Ofir Tzarfati friends sharing his story


 celebrate his 27th birthday on October 6, 2023 at the Supernova an open-air music festival near Kibbutz Re’im in the south of Israel.
At 6:30am the next morning, as Ofir and Shoval went to change their shoes in their car, rockets began too explode in the sky above. Ten seconds later, the music stopped.

Shoval said to Ofir “Call everyone, we’re driving home.” In southern Israel, rocket attacks had become commonplace. Ofir calmed Shoval and told her “Everything is okay, we’re leaving, don’t worry.” Their friends collected their belongings, got into their cars, and started driving towards the festival exit, only to find it blocked by a huge traffic jam.

Everyone was honking and frustrated. Suddenly hundreds of people started running from their cars, yelling “Terrorists, there are terrorists here, they shot a woman in the head!” Ofir grabbed Shoval’s hand and they sprinted off. As they ran, they heard gunshots over their heads. They saw people frozen in place from gear, and people falling, hit by gunfire.

Shoval and Ofir hid together behind a tree with a friend of Shoval’s for four long hours. Later, Shoval would say that Ofir was her hero, directing them calmly, telling them when to run, when to crouch, not to look in the direction of the terrorists. Because of his love and reassurance, she says she never felt scared, and was confident that he would get them out of this terrible situation.

Many others, sensing Ofir’s bravery and leadership, joined them and followed him. As the gunfire was getting closer, they decided to abandon their hiding place. Out of the blue, a rescue car arrived: some civilian angels who had come to rescue people from the festival.

The first thing Ofir did was get everyone into the car, including Shoval and her friend: eight people in one tiny car. Ofir gave up his seat and tried to get into the trunk, but it was full of someone else’s gear, and he didn’t want to throw it out.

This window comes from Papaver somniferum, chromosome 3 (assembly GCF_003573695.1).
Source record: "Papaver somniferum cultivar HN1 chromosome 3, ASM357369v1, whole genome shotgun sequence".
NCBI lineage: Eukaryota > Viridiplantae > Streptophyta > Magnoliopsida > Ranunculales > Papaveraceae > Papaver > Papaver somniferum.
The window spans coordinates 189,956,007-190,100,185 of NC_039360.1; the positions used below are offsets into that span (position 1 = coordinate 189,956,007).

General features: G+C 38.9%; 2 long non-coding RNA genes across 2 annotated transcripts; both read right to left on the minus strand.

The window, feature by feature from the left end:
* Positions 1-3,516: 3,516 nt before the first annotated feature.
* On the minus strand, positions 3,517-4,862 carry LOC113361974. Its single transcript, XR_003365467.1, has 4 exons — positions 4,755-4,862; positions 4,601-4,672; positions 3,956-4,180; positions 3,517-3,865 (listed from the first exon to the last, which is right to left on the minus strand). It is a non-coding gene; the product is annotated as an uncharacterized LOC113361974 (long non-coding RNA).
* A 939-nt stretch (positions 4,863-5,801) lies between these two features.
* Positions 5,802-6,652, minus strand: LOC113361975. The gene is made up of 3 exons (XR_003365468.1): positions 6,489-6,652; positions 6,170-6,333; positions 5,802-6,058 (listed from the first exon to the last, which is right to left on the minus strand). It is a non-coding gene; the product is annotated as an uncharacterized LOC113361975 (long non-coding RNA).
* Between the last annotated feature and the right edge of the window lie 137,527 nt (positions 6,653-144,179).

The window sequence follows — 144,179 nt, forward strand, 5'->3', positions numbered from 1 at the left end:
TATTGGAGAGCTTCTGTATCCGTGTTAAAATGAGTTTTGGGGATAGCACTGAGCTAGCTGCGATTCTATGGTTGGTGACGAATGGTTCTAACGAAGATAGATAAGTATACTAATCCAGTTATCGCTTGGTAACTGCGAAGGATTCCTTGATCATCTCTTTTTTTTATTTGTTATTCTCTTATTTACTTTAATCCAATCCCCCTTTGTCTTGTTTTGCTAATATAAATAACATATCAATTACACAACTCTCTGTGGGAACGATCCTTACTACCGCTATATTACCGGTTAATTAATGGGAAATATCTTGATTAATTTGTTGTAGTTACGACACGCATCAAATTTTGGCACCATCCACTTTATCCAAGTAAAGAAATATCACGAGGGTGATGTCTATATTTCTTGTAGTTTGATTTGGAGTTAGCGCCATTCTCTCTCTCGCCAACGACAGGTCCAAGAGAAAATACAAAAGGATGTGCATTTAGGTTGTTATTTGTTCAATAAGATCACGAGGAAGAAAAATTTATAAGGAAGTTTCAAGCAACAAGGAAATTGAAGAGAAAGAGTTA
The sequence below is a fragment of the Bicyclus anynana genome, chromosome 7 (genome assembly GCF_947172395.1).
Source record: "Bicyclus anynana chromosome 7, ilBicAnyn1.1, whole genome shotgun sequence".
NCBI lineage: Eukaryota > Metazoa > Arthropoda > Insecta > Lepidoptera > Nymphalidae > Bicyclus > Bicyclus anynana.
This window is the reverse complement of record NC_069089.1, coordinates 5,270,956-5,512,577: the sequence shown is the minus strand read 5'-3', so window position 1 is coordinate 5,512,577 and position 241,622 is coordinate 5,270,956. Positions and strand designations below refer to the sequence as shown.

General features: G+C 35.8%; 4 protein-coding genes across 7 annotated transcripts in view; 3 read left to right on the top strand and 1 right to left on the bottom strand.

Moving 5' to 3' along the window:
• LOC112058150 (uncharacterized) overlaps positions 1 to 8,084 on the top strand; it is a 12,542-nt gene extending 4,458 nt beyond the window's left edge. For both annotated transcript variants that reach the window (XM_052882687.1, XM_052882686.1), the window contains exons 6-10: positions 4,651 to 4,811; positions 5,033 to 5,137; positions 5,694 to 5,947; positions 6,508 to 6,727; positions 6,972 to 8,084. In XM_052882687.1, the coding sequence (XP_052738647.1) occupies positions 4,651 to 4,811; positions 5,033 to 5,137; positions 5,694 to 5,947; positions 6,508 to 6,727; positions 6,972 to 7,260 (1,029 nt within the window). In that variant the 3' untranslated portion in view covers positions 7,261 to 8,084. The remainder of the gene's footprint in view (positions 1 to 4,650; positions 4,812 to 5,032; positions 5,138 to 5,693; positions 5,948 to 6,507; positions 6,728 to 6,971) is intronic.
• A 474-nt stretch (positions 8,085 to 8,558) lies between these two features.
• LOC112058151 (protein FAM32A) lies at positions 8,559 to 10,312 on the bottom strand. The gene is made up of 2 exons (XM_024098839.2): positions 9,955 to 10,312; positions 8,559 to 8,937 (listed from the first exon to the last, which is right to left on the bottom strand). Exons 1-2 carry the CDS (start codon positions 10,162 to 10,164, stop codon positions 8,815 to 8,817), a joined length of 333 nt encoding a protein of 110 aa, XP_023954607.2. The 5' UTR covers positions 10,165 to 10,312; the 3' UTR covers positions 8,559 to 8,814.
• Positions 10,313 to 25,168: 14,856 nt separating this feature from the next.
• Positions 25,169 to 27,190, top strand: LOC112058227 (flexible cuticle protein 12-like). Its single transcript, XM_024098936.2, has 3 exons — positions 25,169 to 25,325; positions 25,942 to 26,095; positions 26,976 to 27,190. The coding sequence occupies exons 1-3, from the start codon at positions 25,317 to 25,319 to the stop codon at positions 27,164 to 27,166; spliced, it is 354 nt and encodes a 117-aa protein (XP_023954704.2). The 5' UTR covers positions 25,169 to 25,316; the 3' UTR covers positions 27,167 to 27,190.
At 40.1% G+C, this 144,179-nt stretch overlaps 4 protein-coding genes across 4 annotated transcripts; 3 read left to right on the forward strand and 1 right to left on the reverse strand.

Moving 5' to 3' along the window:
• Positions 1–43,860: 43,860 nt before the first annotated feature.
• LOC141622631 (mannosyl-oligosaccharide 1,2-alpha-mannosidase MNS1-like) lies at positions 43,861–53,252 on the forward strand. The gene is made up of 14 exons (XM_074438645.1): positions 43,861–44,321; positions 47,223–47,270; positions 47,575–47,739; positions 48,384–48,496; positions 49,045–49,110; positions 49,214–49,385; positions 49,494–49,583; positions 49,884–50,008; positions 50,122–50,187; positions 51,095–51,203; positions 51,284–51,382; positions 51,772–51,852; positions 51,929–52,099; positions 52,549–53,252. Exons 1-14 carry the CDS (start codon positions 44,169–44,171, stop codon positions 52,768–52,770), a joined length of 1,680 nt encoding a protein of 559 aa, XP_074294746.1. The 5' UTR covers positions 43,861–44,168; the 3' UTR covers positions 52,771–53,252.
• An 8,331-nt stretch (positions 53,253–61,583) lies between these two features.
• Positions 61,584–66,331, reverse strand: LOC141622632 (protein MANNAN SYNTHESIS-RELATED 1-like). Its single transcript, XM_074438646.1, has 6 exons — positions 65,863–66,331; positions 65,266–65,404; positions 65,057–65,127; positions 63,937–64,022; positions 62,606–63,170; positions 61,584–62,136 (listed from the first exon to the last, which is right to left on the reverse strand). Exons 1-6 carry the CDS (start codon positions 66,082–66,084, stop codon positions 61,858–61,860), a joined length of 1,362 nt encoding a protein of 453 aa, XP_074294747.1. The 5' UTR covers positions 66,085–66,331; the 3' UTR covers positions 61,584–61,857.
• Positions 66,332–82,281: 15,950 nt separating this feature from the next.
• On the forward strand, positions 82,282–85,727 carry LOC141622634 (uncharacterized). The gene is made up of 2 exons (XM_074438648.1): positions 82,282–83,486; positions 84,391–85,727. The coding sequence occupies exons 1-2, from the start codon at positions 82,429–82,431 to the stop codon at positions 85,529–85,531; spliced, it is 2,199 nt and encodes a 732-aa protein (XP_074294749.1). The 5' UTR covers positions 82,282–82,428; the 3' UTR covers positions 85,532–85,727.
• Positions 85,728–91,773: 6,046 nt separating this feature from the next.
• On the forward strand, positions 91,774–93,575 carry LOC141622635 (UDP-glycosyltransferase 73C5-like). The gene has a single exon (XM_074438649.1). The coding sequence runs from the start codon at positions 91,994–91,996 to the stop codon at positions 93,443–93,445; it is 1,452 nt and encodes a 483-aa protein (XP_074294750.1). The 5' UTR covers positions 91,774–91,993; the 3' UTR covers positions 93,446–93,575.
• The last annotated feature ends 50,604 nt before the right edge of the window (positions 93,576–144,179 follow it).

Just a few minutes later, another rescue car arrived and Ofir jumped in, despite not knowing any of the other passengers. Shoval wanted to get into Ofir’s car too, but his driver already hit the gas and sped off.

Shoval called Ofir and said “That’s it, we made it, can you believe it? We’re probably driving to the same place and will meet there.” Shortly after, she arrived at Kfar Maimon, a moshav about 40km away. She stood at the gate waiting for Ofir but he didn’t arrive or answer his phone. As rockets streaked through the sky and sirens continued to wail, her friends begged her to come inside, but she refused to move.

A day later, Shoval got a call from Ofir’s mom telling her that his car had been attacked. Eighteen days later Ofir’s family and friends were told that he’d been abducted along with Roni Gonen, the woman who was sitting next to him in the car. Ben Shimon, the brave driver who, it turned out, had come three times to rescue festival attendees had been murdered along with Gaia Khalifa who was sitting next to him in the front. Ofir was believed to have been badly injured.

Ofir’s friends Hodaya Abo and Orel Roa mounted a campaign for Ofir’s release, and joined a delegation to the US, meeting with congressional representatives and speaking to large audiences. In the midst of their trip, 55 days after Ofir had been confirmed abducted, the IDF reported that his body had been found in Gaza. His murder has left a deep hole in the lives of his many friends and relatives, and he will be sorely missed.
photo by Daniel Jackson https://dnj.photo